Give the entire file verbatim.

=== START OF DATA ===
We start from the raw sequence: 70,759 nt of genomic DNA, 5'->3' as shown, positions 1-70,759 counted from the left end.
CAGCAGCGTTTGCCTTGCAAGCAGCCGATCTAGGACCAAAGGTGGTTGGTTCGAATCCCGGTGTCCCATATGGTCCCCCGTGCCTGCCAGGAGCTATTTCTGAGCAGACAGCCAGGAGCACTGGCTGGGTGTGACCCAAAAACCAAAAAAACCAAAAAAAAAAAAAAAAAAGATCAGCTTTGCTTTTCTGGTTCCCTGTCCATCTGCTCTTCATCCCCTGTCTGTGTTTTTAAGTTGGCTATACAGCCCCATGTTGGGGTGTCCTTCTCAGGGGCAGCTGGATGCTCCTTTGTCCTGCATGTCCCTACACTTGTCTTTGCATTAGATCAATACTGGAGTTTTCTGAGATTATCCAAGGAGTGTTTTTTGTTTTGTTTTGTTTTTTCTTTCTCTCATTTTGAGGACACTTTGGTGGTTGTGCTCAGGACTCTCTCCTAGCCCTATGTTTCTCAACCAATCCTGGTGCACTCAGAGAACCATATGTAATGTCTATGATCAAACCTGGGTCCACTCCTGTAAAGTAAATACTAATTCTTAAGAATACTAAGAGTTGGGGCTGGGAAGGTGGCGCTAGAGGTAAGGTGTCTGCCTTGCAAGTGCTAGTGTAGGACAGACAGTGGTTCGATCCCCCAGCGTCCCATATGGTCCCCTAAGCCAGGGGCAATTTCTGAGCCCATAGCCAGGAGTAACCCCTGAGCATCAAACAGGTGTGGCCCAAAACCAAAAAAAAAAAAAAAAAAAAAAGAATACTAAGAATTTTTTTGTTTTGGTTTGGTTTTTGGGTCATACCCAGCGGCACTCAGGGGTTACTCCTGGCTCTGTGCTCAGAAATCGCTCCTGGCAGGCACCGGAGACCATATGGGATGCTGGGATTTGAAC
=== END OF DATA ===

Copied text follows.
We start from the raw sequence: 70,759 nt of genomic DNA, 5'->3' as shown, positions 1-70,759 counted from the left end.
CAGCAGCGTTTGCCTTGCAAGCAGCCGATCTAGGACCAAAGGTGGTTGGTTCGAATCCCGGTGTCCCATATGGTCCCCCGTGCCTGCCAGGAGCTATTTCTGAGCAGACAGCCAGGAGCACTGGCTGGGTGTGACCCAAAAACCAAAAAAACCAAAAAAAAAAAAAAAAAAGATCAGCTTTGCTTTTCTGGTTCCCTGTCCATCTGCTCTTCATCCCCTGTCTGTGTTTTTAAGTTGGCTATACAGCCCCATGTTGGGGTGTCCTTCTCAGGGGCAGCTGGATGCTCCTTTGTCCTGCATGTCCCTACACTTGTCTTTGCATTAGATCAATACTGGAGTTTTCTGAGATTATCCAAGGAGTGTTTTTTGTTTTGTTTTGTTTTTTCTTTCTCTCATTTTGAGGACACTTTGGTGGTTGTGCTCAGGACTCTCTCCTAGCCCTATGTTTCTCAACCAATCCTGGTGCACTCAGAGAACCATATGTAATGTCTATGATCAAACCTGGGTCCACTCCTGTAAAGTAAATACTAATTCTTAAGAATACTAAGAGTTGGGGCTGGGAAGGTGGCGCTAGAGGTAAGGTGTCTGCCTTGCAAGTGCTAGTGTAGGACAGACAGTGGTTCGATCCCCCAGCGTCCCATATGGTCCCCTAAGCCAGGGGCAATTTCTGAGCCCATAGCCAGGAGTAACCCCTGAGCATCAAACAGGTGTGGCCCAAAACCAAAAAAAAAAAAAAAAAAAAAAGAATACTAAGAATTTTTTTGTTTTGGTTTGGTTTTTGGGTCATACCCAGCGGCACTCAGGGGTTACTCCTGGCTCTGTGCTCAGAAATCGCTCCTGGCAGGCACCGGAGACCATATGGGATGCTGGGATTTGAAC